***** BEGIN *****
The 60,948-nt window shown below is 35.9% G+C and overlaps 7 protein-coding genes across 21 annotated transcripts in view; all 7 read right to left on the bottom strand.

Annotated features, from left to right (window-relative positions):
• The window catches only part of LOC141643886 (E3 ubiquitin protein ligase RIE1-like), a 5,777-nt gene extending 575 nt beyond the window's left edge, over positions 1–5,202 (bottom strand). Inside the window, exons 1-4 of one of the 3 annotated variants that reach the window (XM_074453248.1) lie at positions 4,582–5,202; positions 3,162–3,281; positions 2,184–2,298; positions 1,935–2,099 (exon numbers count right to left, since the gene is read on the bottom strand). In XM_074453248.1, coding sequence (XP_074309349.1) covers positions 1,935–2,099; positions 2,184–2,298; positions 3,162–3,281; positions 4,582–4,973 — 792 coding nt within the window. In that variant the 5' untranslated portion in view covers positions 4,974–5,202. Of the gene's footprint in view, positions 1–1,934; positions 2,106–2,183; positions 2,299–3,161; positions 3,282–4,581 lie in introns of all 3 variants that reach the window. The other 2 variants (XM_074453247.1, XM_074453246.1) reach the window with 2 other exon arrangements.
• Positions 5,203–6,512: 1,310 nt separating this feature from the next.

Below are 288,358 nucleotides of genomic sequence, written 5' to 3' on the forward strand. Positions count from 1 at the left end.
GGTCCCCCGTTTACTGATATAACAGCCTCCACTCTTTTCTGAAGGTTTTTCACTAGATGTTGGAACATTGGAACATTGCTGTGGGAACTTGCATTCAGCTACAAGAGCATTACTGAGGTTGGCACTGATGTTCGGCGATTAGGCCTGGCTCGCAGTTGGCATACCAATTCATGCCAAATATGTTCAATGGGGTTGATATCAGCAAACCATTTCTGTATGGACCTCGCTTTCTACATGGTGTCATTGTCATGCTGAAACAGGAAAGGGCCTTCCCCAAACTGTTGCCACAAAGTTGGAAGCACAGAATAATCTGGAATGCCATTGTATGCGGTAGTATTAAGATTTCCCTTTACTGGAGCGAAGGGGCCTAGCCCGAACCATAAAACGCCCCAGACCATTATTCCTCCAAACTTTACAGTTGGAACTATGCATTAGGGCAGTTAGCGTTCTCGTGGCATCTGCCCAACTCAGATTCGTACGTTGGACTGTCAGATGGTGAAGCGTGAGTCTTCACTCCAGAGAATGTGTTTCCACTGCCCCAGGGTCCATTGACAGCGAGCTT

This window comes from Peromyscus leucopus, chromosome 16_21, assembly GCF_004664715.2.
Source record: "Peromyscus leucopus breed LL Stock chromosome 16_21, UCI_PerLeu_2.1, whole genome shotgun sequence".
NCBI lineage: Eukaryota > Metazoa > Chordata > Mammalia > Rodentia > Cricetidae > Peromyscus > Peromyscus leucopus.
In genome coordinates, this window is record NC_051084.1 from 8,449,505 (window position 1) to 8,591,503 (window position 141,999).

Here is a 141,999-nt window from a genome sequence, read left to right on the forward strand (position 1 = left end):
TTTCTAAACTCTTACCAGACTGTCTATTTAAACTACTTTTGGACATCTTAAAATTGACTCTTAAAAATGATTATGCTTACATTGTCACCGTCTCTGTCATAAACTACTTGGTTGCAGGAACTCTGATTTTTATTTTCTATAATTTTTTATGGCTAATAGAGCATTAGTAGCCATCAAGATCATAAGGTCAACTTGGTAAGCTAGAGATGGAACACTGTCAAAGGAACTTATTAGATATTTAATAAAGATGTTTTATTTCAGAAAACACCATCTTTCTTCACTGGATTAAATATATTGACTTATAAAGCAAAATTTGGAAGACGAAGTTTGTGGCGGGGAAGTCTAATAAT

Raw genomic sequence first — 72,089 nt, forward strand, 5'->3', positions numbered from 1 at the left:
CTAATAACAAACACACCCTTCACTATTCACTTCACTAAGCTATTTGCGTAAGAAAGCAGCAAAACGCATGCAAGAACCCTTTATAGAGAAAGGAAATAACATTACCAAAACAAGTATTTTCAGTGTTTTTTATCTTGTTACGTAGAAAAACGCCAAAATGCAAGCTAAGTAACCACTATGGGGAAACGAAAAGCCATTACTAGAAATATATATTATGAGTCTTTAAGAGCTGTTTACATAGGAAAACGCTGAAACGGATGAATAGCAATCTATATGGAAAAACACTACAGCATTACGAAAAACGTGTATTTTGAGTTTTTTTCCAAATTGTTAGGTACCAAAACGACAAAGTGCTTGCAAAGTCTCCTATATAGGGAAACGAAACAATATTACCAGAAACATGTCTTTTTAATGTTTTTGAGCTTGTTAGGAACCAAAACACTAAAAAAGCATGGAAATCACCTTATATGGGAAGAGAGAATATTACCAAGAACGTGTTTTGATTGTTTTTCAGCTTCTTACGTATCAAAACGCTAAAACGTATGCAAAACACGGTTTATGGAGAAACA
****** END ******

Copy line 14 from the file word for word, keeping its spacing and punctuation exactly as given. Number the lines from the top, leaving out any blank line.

CTAATAACAAACACACCCTTCACTATTCACTTCACTAAGCTATTTGCGTAAGAAAGCAGCAAAACGCATGCAAGAACCCTTTATAGAGAAAGGAAATAACATTACCAAAACAAGTATTTTCAGTGTTTTTTATCTTGTTACGTAGAAAAACGCCAAAATGCAAGCTAAGTAACCACTATGGGGAAACGAAAAGCCATTACTAGAAATATATATTATGAGTCTTTAAGAGCTGTTTACATAGGAAAACGCTGAAACGGATGAATAGCAATCTATATGGAAAAACACTACAGCATTACGAAAAACGTGTATTTTGAGTTTTTTTCCAAATTGTTAGGTACCAAAACGACAAAGTGCTTGCAAAGTCTCCTATATAGGGAAACGAAACAATATTACCAGAAACATGTCTTTTTAATGTTTTTGAGCTTGTTAGGAACCAAAACACTAAAAAAGCATGGAAATCACCTTATATGGGAAGAGAGAATATTACCAAGAACGTGTTTTGATTGTTTTTCAGCTTCTTACGTATCAAAACGCTAAAACGTATGCAAAACACGGTTTATGGAGAAACA